Andrew Oliver was an influential Boston merchant and politician, who was a member of several societies that funded Eleazar Wheelock, including the Boston Board of the New England Company (treasurer) and Massachusetts General Assembly (secretary). Oliver played an important political role in pre-Revolutionary Massachusetts and, as a firm advocate of Indian missions, attended multiple conferences with Indian tribes. He believed that Anglican and Dissenter missionaries and societies could cooperate, and after Oliver and Wheelock were introduced in 1756, Oliver helped Wheelock access funding from the New England Company, the Massachusetts Assembly, and the Boston Board of the Society in Scotland for Propagating Christian Knowledge. Their relationship deteriorated, however, when the London Board of the New England Company turned against Wheelock late in 1765. Wheelock became aware of the London Board’s change of heart through the “Oliver letter,” a letter purportedly written by Oliver (actually written by Ebenezer Pemberton) that was “injurious” to the characters of Wheelock, Whitaker, and Occom. In 1765, Wheelock also lost his funding from the Massachusetts Assembly. It is unclear what role Oliver played in these events. On the one hand, the breach between Wheelock and the New England Company coincided with the collapse of Oliver’s political career over his attempts to enforce the Stamp Act. Oliver may have been too preoccupied to be involved in the London Board’s change of heart; after all, Boston mobs were burning him in effigy. On the other hand, if Oliver was not involved, it is more difficult to explain why his correspondence with Wheelock ended abruptly in 1767 or why Wheelock lost funding from the Assembly and the London Board at the same time. Oliver would be the obvious link; but of course, Wheelock had many detractors in Boston and another explanation is certainly possible.
Mercy Smith was the wife of John Smith, an affluent Boston merchant who supported Samson Occom and Nathaniel Whitaker on their fundraising tour of Great Britain. She appears to have been remarkably active in her husband’s public affairs: she sent Wheelock bills and kept him informed about donations raised in Boston, ran John’s business while he was in Britain (1765-1768), and seems to have continued engaging in some degree of business after John’s death in 1768.
John Smith was an affluent Boston merchant who supported Wheelock’s school throughout the 1760s. It is likely that Smith and Wheelock were introduced by George Whitefield or someone similarly involved in evangelical and missionary efforts in the British Atlantic world: John Smith made somewhat regular trips to London for business, and had been in contact with Whitefield since the 1740s. Like the other Boston merchants who supported Moor’s Indian Charity School (including Moses Peck, William Hyslop, and Nathaniel Eells), Smith traded with Wheelock and kept him up to date on political developments in Boston, especially as they concerned attitudes towards Moor’s Indian Charity School. However, Smith was better educated (and likely more affluent) than the other merchants that Wheelock worked with, and, correspondingly, played a more important role than his brethren in Wheelock’s efforts. Smith publicized the school independently (his letter to an unnamed friend, catalogued as 764318.2, is one of the most cited letters on the organization of Moor’s) and assisted Wheelock in publishing the Narratives. John Smith’s greatest contribution to Wheelock’s design was his support during Samson Occom and Nathaniel Whitaker’s fundraising tour of Great Britain (1765-1768). Smith set out for Britain in July 1765 to improve his health, and while there, acted as a vanguard for Occom and Whitaker. He managed their correspondence, suggested destinations, and served on an ad hoc advisory council that included George Whitefield, Samuel Savage, Robert Keen, and several other influential men. The pace of the journey caught up with John Smith, however, and he died in 1768 while in Britain.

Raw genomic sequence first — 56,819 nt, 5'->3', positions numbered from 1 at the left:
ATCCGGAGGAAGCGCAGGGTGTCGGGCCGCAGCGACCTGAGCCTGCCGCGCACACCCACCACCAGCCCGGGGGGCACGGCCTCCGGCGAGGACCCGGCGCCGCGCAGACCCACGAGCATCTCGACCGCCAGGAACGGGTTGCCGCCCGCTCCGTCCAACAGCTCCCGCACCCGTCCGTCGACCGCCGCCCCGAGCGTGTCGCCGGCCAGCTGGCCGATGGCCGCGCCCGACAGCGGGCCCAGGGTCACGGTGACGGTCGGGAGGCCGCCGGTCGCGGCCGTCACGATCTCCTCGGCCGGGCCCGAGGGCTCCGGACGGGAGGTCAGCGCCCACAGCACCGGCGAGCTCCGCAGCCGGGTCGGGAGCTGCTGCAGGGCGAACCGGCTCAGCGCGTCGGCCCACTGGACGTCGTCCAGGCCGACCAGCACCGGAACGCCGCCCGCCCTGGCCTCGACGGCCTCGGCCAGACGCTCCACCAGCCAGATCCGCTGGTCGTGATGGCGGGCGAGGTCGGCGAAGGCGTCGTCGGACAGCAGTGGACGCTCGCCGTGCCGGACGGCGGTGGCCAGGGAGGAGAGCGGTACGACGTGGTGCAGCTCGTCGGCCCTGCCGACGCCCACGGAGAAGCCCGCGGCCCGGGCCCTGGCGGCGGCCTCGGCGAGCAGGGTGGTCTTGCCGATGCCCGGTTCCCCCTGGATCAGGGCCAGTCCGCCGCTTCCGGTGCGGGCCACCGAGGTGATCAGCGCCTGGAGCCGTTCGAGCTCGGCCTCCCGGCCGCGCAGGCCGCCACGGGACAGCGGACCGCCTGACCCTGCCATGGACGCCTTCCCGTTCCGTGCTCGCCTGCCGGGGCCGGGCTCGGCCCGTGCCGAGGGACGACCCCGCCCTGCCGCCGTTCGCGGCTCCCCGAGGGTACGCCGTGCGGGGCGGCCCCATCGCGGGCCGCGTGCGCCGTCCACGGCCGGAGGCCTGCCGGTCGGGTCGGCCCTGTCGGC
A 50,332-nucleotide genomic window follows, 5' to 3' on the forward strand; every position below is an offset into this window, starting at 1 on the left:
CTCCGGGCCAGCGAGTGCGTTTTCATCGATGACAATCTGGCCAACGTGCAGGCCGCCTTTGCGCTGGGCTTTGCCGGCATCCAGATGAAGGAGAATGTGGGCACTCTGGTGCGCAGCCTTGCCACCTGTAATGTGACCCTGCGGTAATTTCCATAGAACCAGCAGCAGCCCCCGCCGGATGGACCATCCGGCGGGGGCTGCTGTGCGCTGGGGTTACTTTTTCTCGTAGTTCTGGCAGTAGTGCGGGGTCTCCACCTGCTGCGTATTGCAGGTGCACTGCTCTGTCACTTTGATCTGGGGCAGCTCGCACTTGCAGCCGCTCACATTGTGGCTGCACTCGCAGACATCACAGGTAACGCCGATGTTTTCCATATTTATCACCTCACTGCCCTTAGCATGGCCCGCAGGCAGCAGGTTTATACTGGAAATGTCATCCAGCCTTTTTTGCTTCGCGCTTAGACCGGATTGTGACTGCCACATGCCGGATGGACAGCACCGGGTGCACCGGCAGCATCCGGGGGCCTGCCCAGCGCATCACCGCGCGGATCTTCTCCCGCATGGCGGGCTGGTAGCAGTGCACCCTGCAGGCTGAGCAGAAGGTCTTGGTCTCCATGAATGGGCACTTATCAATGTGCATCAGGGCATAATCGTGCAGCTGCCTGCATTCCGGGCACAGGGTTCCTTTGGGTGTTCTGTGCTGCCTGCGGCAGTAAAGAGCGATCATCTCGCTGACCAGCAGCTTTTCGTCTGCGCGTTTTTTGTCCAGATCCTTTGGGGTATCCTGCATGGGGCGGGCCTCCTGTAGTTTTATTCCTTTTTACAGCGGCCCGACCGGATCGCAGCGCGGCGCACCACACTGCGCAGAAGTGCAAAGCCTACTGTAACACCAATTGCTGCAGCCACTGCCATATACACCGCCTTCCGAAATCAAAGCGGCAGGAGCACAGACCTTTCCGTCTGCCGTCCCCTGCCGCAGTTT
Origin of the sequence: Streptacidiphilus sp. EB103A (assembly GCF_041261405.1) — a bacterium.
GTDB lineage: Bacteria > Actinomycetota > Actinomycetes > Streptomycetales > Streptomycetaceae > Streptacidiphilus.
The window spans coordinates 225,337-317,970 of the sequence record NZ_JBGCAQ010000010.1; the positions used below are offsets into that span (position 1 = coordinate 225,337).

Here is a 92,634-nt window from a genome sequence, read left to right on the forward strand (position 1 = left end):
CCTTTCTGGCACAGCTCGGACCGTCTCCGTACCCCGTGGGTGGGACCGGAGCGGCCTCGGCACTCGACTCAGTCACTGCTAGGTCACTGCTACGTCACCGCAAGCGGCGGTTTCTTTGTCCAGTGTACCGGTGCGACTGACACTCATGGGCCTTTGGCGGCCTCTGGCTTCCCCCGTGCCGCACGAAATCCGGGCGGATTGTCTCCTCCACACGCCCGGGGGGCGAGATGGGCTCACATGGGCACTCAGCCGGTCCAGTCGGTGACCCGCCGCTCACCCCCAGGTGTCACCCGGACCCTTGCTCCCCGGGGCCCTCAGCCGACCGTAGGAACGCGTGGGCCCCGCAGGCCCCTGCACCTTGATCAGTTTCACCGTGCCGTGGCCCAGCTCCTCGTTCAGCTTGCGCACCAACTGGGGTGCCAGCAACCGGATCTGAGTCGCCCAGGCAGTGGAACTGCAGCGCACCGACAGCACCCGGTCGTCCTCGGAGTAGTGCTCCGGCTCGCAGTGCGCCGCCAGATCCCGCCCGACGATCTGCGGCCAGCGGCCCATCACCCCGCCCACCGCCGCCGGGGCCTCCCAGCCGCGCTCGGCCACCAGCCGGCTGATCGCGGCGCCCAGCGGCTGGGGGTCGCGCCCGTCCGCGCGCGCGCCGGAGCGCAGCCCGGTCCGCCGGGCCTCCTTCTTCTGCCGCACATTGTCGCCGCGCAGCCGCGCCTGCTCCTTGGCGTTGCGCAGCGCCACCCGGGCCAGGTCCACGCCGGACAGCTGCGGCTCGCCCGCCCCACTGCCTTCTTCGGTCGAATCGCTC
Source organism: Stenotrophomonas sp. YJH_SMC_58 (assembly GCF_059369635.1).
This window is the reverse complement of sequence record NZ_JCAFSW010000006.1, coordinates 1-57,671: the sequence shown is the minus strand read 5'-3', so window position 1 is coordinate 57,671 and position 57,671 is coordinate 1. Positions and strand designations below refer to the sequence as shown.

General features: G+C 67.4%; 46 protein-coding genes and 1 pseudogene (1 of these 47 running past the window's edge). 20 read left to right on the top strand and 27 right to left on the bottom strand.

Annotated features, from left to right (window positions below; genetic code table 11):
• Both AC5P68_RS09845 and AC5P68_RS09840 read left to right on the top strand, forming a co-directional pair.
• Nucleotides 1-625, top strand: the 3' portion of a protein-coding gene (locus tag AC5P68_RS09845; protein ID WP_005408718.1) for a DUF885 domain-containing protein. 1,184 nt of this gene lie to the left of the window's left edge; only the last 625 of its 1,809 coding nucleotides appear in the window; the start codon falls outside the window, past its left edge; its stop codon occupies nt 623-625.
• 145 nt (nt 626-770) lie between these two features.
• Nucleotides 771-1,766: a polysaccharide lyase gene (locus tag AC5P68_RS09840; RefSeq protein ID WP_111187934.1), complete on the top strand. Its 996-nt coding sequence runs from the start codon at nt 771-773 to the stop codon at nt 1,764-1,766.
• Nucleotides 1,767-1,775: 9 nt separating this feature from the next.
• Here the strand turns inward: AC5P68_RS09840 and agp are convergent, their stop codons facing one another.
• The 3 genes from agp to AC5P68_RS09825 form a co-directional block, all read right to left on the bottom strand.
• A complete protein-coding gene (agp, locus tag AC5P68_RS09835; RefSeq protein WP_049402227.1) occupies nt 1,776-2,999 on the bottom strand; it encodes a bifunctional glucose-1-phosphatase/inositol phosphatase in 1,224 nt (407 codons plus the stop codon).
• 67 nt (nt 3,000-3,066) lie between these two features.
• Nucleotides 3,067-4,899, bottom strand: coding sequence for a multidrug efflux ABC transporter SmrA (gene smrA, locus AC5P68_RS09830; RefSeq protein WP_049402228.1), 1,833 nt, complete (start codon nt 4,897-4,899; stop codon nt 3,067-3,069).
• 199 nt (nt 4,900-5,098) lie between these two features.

Nathaniel Whitaker was an outspoken Presbyterian minister with a long and wide-ranging career. Between his ordination in 1755 and his death in 1795, Whitaker ministered to five different congregations. His longest tenure was at Chelsea, CT (near Norwich), from 1761-1769, during which he joined Occom on his two-and-a-half-year fundraising tour of Britain. While in Chelsea, Whitaker was very involved in Wheelock's project. The two engaged in frequent correspondence, and Whitaker served on Eleazar Wheelock's Board of Correspondents in Connecticut, as well as on the Board of Trustees of Moor's Indian Charity School. At one time, he was Wheelock's presumed successor, but Dartmouth's Trustees demanded that Wheelock appoint another. Wheelock, in part due to his strongly-held belief that Native Americans were childlike and rash, was convinced that Occom needed an Anglo-American supervisor on his fundraising tour. After several candidates turned down the job, Wheelock selected Whitaker. He proved to be a poor choice; he was, by many accounts, a difficult man to get along with, and many of Wheelock’s British allies, including George Whitefield and the English Trust (the organization that took control of the money Occom raised in England) preferred to deal with Occom, although Whitaker insisted on handling the tour’s logistics. Furthermore, in Britain, Occom was the obvious star of the tour, and it was unclear to many why Whitaker asserted himself so prominently. Whitaker’s poor decisions seriously alienated the English Trust and increased their suspicion of Wheelock’s later dealings and treatment of Occom. He gave the English Trust the impression that they would have control over money raised in Scotland (which was in fact lodged with the parent organization of the SSPCK), and he was the executor of the “Eells Affair,” a plan initiated by the CT Board of the SSPCK to bring the money that Occom and Whitaker raised back to the colonies by investing it in trade goods and selling them at a profit (Eells was one of the merchants who was to help with the resale of goods). The English Trust learned about the plan by reading letters that Whitaker had given them permission to open in his absence, and were immediately shocked. The wording of certain letters made it appear that only a percentage of the profit from the resale of the goods would go towards Moor’s Indian Charity School, but beyond that detail, the English Trust was scandalized at the thought of money raised for charity being invested in trade. The English Trust blamed Whitaker entirely for these affairs, and issued specific instructions for Occom to notarize all documents requiring Whitaker’s signature. In short, they wanted Occom to supervise Whitaker, when Wheelock had envisioned the opposite relationship (both Occom and Whitaker seem to have ignored their instructions, preferring to have as little contact with one another as possible). In 1769, a year after his return to Connecticut in 1768, Whitaker found himself dismissed by his Chelsea congregation (likely because he had spent two and a half years away from them). He went on to serve several more congregations before his death in 1795. Whitaker was an outspoken Whig, and during the Revolution he published several pamphlets on his political opinions.